Category: "Man's face on a crystal"
One advantage of the new apparatus is the capability to grow up to three crystals at a time, each on its own capillary. It is also very useful being able to move each capillary around. Having success with a single crystal, we tried it with two, and much thinner, capillaries.
This time, we had to cool the apparatus down to about -38.5 C before they appeared (previous cases were about -20 C), and to my surprise, they both appeared at about the same time. (Polycrystalline blobs, as are more common at these low temperatures.) Due to some troubles we were having with the vacuum (later discovered to be simply a case of the pump getting shut off), we warmed the crystals up to -17 C, sublimated them, and regrew them.
The capillaries slide up-down on axes that intersect, designed this way so we can bring the crystals nearer or further apart. For the above image, they were relatively close. The crystal on the left is a thin plate, whereas the one on the right appears to be a short column. Both grew under the same conditions, but grew into different forms.
On closer look, the rightmost crystal revealed itself to be more interesting than initially thought:
The apparent "man in the crystal" (i.e., face, as in the "man on the moon") shown in the view above arises from dark lines, which are due to face-face edges on the other side of the crystal, a horizontal "terrace", also on the other side, plus an air pocket inside the crystal.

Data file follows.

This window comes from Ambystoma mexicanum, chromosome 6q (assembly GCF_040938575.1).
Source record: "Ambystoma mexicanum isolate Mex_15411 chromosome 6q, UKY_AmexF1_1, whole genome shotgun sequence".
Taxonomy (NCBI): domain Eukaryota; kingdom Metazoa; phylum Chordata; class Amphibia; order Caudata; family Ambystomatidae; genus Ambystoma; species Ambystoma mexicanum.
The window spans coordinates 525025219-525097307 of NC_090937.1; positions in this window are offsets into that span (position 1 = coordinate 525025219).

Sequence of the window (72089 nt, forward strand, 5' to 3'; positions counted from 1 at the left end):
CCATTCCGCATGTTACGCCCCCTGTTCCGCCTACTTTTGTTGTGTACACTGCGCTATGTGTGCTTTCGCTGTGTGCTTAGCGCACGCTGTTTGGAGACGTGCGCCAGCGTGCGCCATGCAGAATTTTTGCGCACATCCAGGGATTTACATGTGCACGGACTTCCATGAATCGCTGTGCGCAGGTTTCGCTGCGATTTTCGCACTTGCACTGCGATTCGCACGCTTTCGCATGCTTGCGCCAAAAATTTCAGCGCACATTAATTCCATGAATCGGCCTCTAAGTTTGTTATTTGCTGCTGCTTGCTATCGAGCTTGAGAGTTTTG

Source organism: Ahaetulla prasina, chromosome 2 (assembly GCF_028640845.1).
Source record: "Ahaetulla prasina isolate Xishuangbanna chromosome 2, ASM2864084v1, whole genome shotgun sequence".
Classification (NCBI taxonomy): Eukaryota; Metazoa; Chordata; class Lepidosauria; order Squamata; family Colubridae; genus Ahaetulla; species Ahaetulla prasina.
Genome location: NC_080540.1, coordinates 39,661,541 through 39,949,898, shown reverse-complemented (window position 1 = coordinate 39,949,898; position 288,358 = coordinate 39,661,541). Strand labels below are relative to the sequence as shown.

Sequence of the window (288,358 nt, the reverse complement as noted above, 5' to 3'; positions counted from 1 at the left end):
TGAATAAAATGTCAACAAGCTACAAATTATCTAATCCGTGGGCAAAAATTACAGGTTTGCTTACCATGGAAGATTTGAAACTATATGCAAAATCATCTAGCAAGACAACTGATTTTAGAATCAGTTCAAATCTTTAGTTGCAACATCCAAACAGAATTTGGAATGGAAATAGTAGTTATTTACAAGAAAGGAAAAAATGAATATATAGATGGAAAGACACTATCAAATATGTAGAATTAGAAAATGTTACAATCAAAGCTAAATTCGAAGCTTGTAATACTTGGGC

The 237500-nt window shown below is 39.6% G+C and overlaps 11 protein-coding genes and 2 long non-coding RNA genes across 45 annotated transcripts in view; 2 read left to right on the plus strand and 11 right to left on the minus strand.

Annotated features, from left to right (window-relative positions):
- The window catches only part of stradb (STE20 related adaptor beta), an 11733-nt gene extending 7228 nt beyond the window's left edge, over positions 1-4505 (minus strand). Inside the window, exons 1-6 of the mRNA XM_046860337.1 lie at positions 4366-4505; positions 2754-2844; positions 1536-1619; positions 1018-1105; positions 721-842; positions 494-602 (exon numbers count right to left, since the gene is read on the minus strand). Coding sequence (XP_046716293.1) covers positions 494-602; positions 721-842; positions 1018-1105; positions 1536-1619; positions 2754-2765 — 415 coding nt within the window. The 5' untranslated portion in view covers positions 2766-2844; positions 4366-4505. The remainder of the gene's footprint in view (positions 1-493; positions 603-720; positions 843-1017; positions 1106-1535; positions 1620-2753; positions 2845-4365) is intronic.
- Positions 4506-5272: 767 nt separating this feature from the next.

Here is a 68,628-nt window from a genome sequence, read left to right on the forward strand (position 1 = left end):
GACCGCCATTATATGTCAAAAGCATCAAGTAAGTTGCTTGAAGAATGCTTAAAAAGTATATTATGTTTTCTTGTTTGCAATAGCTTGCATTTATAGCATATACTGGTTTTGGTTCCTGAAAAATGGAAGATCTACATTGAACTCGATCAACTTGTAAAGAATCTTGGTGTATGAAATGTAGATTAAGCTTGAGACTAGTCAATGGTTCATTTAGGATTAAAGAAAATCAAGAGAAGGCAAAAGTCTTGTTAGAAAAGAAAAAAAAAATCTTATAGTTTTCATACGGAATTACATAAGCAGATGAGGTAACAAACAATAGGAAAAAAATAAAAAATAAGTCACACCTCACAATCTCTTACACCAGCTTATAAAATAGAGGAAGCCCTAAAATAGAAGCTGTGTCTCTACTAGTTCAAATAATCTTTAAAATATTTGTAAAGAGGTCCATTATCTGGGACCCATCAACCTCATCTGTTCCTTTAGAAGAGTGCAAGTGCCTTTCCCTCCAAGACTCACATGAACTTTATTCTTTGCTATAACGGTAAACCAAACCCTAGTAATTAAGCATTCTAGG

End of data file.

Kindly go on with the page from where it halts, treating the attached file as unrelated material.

Also, the crystal appears to be eight-sided around the perimeter, but this is again an illusion due to perspective. Rotating the crystal around the main capillary axis instead suggests a four-sided form:
Whereas another rotation suggests a common hexagonal prism:
The horizonal extent of the crystal is about 150 micro-meters (microns). The view above clearly shows the interior air pocket. Also, on the right, you can see the profile of the "terrace" mentioned above.
Another rotation, giving another view, helps to clear up the mystery of the 3-D crystal shape:
The crystal is a short hexagonal column, but two opposite prismatic faces are much larger than the other four (because they grew much slower). I copied the crystal image at right and outlined the crystal edges in red. This shape of crystal is thought to give rise to one of the "Parry arcs" in the sky, which I showed in an earlier post.
Another interesting thing about this crystal is its very weak attachment to the capillary. The molecular forces holding it up were so weak that torques arising from the pull of gravity would cause the crystal to slowly rotate downward. In general though, these cases show how useful it is to be able to move and rotate the crystals.